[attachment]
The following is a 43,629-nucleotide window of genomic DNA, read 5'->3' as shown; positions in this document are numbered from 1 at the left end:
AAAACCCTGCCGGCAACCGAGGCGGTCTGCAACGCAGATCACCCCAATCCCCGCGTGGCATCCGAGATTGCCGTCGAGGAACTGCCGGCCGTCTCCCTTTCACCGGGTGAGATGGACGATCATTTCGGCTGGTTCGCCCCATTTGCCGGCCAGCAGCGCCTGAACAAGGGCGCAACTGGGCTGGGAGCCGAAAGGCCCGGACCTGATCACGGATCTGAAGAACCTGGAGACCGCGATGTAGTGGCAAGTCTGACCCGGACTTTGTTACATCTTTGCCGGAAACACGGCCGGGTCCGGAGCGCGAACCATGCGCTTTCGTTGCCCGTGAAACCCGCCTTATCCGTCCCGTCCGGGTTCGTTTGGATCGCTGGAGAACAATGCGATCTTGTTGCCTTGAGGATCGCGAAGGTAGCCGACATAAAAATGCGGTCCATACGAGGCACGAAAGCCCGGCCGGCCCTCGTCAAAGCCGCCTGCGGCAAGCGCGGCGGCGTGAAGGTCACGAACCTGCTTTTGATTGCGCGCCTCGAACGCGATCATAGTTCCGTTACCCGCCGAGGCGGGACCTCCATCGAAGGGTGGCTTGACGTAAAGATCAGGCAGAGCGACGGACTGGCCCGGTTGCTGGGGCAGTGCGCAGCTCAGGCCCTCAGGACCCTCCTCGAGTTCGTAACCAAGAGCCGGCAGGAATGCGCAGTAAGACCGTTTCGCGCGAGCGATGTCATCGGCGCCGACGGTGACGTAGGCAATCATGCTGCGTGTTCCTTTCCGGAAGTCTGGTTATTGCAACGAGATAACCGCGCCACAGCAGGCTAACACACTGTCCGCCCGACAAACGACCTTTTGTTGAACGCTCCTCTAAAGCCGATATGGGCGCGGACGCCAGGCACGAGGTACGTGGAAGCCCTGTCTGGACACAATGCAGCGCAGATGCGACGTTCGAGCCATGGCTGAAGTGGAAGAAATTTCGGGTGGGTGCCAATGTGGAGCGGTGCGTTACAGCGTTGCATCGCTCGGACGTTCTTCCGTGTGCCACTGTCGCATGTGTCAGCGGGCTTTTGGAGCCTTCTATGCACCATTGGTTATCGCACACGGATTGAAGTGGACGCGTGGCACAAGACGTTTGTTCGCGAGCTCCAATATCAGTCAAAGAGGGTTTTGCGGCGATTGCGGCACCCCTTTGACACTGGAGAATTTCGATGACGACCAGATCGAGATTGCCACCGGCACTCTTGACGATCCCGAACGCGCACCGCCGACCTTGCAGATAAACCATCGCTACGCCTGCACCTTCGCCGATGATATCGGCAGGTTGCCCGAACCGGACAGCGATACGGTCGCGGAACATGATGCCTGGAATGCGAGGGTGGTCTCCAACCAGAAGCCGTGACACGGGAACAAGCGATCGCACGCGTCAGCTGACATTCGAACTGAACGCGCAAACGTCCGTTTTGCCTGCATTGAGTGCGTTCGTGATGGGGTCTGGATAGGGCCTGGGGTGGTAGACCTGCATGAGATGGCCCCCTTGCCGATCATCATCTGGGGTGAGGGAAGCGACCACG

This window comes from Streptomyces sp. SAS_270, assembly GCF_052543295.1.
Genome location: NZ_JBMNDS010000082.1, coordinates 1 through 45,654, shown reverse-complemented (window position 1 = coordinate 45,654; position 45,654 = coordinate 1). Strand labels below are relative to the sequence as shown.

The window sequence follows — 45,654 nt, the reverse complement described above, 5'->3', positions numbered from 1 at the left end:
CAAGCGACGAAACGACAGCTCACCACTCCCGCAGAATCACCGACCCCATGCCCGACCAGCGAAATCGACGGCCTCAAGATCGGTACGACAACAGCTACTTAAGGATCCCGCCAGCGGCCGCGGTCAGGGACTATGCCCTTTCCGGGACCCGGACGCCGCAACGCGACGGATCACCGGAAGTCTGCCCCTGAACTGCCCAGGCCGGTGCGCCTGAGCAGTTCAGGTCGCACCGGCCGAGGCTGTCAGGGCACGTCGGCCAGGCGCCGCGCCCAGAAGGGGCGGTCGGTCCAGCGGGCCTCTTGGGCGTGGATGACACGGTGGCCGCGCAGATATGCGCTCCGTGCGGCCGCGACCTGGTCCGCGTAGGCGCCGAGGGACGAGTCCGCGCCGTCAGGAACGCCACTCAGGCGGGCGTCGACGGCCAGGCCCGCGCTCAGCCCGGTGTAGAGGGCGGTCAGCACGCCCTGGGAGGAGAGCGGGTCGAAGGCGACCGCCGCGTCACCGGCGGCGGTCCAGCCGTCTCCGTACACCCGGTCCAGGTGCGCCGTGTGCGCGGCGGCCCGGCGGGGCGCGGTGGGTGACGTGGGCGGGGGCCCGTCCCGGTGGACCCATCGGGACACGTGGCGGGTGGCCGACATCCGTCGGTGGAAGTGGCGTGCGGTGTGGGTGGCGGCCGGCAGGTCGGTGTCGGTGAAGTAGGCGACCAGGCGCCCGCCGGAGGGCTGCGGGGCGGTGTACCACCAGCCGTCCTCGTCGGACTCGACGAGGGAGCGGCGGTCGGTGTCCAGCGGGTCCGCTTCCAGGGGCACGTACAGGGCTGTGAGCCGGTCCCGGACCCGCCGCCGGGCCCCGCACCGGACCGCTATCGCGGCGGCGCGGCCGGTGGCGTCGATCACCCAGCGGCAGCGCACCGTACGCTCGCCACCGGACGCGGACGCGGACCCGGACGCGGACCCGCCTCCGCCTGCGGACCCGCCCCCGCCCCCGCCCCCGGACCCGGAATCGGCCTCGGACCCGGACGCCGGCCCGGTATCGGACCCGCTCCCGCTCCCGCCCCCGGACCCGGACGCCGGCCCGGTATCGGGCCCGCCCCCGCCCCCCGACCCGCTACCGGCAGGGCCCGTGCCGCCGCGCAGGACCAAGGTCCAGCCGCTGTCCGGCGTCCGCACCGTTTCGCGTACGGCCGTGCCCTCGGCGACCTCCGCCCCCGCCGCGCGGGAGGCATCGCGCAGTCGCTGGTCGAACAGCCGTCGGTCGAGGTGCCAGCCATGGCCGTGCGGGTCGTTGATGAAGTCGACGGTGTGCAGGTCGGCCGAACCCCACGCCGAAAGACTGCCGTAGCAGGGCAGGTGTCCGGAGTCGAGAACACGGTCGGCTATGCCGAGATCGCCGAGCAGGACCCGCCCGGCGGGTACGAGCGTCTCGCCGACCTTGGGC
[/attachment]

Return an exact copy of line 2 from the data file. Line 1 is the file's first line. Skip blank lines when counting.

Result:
AAAACCCTGCCGGCAACCGAGGCGGTCTGCAACGCAGATCACCCCAATCCCCGCGTGGCATCCGAGATTGCCGTCGAGGAACTGCCGGCCGTCTCCCTTTCACCGGGTGAGATGGACGATCATTTCGGCTGGTTCGCCCCATTTGCCGGCCAGCAGCGCCTGAACAAGGGCGCAACTGGGCTGGGAGCCGAAAGGCCCGGACCTGATCACGGATCTGAAGAACCTGGAGACCGCGATGTAGTGGCAAGTCTGACCCGGACTTTGTTACATCTTTGCCGGAAACACGGCCGGGTCCGGAGCGCGAACCATGCGCTTTCGTTGCCCGTGAAACCCGCCTTATCCGTCCCGTCCGGGTTCGTTTGGATCGCTGGAGAACAATGCGATCTTGTTGCCTTGAGGATCGCGAAGGTAGCCGACATAAAAATGCGGTCCATACGAGGCACGAAAGCCCGGCCGGCCCTCGTCAAAGCCGCCTGCGGCAAGCGCGGCGGCGTGAAGGTCACGAACCTGCTTTTGATTGCGCGCCTCGAACGCGATCATAGTTCCGTTACCCGCCGAGGCGGGACCTCCATCGAAGGGTGGCTTGACGTAAAGATCAGGCAGAGCGACGGACTGGCCCGGTTGCTGGGGCAGTGCGCAGCTCAGGCCCTCAGGACCCTCCTCGAGTTCGTAACCAAGAGCCGGCAGGAATGCGCAGTAAGACCGTTTCGCGCGAGCGATGTCATCGGCGCCGACGGTGACGTAGGCAATCATGCTGCGTGTTCCTTTCCGGAAGTCTGGTTATTGCAACGAGATAACCGCGCCACAGCAGGCTAACACACTGTCCGCCCGACAAACGACCTTTTGTTGAACGCTCCTCTAAAGCCGATATGGGCGCGGACGCCAGGCACGAGGTACGTGGAAGCCCTGTCTGGACACAATGCAGCGCAGATGCGACGTTCGAGCCATGGCTGAAGTGGAAGAAATTTCGGGTGGGTGCCAATGTGGAGCGGTGCGTTACAGCGTTGCATCGCTCGGACGTTCTTCCGTGTGCCACTGTCGCATGTGTCAGCGGGCTTTTGGAGCCTTCTATGCACCATTGGTTATCGCACACGGATTGAAGTGGACGCGTGGCACAAGACGTTTGTTCGCGAGCTCCAATATCAGTCAAAGAGGGTTTTGCGGCGATTGCGGCACCCCTTTGACACTGGAGAATTTCGATGACGACCAGATCGAGATTGCCACCGGCACTCTTGACGATCCCGAACGCGCACCGCCGACCTTGCAGATAAACCATCGCTACGCCTGCACCTTCGCCGATGATATCGGCAGGTTGCCCGAACCGGACAGCGATACGGTCGCGGAACATGATGCCTGGAATGCGAGGGTGGTCTCCAACCAGAAGCCGTGACACGGGAACAAGCGATCGCACGCGTCAGCTGACATTCGAACTGAACGCGCAAACGTCCGTTTTGCCTGCATTGAGTGCGTTCGTGATGGGGTCTGGATAGGGCCTGGGGTGGTAGACCTGCATGAGATGGCCCCCTTGCCGATCATCATCTGGGGTGAGGGAAGCGACCACG